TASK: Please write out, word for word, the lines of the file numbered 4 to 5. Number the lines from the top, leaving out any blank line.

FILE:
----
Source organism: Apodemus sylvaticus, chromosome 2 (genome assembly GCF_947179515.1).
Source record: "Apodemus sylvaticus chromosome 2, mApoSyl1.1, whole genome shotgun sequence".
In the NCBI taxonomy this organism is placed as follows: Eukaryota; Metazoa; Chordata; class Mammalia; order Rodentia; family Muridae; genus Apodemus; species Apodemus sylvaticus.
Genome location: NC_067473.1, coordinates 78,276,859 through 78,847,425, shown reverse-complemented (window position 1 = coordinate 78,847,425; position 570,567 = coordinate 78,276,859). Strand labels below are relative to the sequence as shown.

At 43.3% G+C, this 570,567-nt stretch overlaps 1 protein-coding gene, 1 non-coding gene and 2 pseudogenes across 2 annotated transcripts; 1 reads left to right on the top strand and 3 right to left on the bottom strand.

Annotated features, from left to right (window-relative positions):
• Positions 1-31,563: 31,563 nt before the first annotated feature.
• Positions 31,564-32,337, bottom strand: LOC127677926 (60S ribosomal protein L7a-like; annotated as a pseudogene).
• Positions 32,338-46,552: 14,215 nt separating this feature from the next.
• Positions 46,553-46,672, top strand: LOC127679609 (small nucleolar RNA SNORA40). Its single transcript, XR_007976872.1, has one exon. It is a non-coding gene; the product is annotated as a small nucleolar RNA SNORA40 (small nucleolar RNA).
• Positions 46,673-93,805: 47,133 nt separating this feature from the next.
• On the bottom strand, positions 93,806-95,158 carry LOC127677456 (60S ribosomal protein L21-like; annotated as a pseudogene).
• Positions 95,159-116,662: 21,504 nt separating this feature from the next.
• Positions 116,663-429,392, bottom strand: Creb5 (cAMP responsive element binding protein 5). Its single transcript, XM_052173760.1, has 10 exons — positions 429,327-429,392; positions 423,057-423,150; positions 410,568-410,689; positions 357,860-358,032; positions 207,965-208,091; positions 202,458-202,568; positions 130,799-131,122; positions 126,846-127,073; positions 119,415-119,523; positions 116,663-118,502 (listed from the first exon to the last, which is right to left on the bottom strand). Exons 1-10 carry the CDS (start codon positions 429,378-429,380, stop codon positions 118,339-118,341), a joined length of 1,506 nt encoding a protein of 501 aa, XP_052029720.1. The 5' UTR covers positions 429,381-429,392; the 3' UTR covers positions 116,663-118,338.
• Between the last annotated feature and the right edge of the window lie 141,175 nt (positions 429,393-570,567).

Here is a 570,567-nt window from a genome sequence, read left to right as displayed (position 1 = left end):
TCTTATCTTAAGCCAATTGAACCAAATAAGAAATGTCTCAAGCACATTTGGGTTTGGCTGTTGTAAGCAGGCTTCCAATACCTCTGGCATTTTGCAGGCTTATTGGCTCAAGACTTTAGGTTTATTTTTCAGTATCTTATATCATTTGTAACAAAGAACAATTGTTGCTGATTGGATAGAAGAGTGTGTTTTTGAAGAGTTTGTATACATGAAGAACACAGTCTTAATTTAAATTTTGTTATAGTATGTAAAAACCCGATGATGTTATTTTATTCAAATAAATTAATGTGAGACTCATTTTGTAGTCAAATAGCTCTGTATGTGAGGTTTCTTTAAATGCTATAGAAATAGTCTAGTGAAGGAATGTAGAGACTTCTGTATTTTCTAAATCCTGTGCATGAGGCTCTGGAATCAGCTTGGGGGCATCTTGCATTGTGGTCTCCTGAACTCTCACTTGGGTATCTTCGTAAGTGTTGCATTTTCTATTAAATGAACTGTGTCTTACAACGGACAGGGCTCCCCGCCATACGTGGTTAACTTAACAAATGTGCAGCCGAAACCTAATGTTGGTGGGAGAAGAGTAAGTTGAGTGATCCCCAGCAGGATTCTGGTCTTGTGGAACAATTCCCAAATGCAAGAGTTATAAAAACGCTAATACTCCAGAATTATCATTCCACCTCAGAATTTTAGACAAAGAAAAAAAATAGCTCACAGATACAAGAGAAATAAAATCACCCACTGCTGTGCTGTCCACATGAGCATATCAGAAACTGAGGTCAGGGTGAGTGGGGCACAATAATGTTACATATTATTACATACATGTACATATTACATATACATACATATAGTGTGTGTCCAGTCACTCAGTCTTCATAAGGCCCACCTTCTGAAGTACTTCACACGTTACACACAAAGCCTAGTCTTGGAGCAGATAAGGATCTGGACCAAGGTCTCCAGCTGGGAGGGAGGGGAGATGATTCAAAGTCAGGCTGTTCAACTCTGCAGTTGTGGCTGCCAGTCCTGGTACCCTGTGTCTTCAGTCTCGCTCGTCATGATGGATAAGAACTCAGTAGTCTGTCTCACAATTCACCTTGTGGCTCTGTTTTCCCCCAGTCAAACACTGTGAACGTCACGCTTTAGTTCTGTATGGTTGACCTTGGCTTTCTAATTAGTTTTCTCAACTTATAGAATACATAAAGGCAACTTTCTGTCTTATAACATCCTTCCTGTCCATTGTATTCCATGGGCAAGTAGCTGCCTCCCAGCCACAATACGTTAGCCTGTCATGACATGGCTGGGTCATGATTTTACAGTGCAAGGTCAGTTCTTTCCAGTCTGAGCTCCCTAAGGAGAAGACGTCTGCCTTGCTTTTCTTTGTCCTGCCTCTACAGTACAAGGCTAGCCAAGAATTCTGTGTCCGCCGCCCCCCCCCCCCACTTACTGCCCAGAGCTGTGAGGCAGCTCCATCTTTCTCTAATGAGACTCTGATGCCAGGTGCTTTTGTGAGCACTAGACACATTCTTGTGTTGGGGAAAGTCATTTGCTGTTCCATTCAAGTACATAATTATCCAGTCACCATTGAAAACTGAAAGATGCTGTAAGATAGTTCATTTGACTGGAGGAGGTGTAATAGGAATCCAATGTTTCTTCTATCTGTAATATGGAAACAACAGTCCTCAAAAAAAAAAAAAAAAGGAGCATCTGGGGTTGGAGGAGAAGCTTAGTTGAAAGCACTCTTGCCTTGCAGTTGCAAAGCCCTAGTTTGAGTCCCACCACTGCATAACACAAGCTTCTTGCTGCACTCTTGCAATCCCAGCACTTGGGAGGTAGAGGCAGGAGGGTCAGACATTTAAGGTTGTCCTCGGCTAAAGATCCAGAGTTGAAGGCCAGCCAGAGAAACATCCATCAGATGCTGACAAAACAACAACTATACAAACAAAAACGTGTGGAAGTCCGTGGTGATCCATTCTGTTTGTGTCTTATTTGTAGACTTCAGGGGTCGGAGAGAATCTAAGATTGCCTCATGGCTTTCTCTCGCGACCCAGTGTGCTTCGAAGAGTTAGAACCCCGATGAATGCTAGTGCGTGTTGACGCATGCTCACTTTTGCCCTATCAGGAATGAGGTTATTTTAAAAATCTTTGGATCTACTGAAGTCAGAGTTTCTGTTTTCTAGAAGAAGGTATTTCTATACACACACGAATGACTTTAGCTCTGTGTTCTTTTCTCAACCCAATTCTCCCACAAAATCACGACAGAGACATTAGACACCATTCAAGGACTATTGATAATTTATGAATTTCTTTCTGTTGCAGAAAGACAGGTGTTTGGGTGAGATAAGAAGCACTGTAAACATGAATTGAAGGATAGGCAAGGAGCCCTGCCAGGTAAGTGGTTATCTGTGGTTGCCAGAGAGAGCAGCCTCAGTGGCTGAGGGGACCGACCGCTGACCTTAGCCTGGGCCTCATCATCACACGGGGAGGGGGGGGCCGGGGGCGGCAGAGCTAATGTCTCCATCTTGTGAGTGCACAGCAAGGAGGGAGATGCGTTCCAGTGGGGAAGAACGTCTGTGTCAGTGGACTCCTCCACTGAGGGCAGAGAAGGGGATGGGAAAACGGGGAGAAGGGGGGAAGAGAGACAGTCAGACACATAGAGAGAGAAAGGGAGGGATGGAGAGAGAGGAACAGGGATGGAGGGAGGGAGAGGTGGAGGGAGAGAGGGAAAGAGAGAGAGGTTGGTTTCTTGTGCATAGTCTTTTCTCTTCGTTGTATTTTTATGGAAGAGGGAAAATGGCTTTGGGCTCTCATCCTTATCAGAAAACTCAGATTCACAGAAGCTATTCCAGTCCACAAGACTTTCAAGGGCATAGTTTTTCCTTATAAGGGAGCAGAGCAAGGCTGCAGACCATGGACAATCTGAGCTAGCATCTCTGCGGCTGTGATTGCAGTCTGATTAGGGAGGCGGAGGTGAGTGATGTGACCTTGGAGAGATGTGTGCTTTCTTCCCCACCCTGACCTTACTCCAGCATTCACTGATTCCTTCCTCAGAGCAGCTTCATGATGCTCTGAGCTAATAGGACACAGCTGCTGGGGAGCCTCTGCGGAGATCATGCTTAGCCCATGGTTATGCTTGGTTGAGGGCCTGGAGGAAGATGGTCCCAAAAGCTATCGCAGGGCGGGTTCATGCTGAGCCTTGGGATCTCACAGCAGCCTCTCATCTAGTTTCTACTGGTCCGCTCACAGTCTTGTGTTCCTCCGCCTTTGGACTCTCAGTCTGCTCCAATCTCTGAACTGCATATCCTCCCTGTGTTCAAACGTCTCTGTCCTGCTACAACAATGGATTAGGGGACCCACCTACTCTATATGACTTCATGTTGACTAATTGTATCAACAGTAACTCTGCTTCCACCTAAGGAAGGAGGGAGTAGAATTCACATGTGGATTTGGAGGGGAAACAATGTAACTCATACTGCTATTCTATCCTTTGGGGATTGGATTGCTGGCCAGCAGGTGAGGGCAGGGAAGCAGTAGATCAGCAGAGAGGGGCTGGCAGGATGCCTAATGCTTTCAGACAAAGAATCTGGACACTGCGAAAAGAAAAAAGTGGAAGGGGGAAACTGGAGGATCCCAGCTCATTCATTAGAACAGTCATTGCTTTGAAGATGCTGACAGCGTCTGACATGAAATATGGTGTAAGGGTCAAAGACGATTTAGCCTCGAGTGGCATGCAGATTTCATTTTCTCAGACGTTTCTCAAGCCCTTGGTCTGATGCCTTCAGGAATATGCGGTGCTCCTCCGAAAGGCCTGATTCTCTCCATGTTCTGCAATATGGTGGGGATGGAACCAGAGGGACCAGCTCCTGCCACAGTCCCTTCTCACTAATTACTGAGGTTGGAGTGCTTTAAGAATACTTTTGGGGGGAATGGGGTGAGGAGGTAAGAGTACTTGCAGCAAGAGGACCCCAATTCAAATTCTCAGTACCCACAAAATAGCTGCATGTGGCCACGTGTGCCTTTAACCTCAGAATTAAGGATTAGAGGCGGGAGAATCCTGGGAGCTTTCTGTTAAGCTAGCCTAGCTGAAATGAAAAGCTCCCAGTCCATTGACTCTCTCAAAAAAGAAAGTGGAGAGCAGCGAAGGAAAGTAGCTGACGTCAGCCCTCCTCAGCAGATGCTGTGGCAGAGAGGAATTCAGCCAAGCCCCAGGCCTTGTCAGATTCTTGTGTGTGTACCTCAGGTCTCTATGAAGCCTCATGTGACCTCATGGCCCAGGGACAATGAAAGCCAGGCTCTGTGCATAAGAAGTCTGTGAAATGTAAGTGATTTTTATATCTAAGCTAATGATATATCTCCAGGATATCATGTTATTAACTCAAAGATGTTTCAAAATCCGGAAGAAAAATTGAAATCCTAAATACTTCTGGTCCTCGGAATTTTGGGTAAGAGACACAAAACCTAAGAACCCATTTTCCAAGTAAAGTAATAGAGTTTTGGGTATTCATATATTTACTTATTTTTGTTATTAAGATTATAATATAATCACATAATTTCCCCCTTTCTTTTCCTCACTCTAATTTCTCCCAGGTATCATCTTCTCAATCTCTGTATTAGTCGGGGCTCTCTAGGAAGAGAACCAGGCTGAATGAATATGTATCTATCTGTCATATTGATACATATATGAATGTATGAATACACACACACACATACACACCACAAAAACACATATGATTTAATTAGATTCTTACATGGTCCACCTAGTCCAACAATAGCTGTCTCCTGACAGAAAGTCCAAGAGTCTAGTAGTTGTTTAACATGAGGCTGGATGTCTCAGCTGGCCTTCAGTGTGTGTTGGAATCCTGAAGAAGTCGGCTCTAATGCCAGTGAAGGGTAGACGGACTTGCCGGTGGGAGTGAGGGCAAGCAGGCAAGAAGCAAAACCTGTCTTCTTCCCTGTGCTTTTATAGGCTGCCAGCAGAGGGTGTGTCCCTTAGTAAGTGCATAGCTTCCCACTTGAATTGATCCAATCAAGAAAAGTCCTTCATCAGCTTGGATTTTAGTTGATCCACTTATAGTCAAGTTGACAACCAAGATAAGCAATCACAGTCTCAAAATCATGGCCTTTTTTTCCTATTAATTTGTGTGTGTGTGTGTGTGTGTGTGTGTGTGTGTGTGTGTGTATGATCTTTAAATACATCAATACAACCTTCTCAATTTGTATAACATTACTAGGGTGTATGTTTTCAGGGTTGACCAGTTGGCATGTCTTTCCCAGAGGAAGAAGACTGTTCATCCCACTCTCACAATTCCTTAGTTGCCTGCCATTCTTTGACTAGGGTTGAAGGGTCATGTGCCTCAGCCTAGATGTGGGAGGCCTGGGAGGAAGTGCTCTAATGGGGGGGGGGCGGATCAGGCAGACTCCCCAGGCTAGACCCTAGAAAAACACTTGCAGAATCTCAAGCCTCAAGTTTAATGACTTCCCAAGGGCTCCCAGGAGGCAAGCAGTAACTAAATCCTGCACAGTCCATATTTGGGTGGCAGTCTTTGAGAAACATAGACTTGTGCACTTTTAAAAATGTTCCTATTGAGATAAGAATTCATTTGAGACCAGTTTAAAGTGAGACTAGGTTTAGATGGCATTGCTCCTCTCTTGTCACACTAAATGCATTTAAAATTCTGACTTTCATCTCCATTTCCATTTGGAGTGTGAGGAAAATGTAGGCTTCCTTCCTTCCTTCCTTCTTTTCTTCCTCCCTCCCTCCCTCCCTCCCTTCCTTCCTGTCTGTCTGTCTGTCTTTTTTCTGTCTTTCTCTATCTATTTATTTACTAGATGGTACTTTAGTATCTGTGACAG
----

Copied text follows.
Genome location: NC_067473.1, coordinates 78,276,859 through 78,847,425, shown reverse-complemented (window position 1 = coordinate 78,847,425; position 570,567 = coordinate 78,276,859). Strand labels below are relative to the sequence as shown.

At 43.3% G+C, this 570,567-nt stretch overlaps 1 protein-coding gene, 1 non-coding gene and 2 pseudogenes across 2 annotated transcripts; 1 reads left to right on the top strand and 3 right to left on the bottom strand.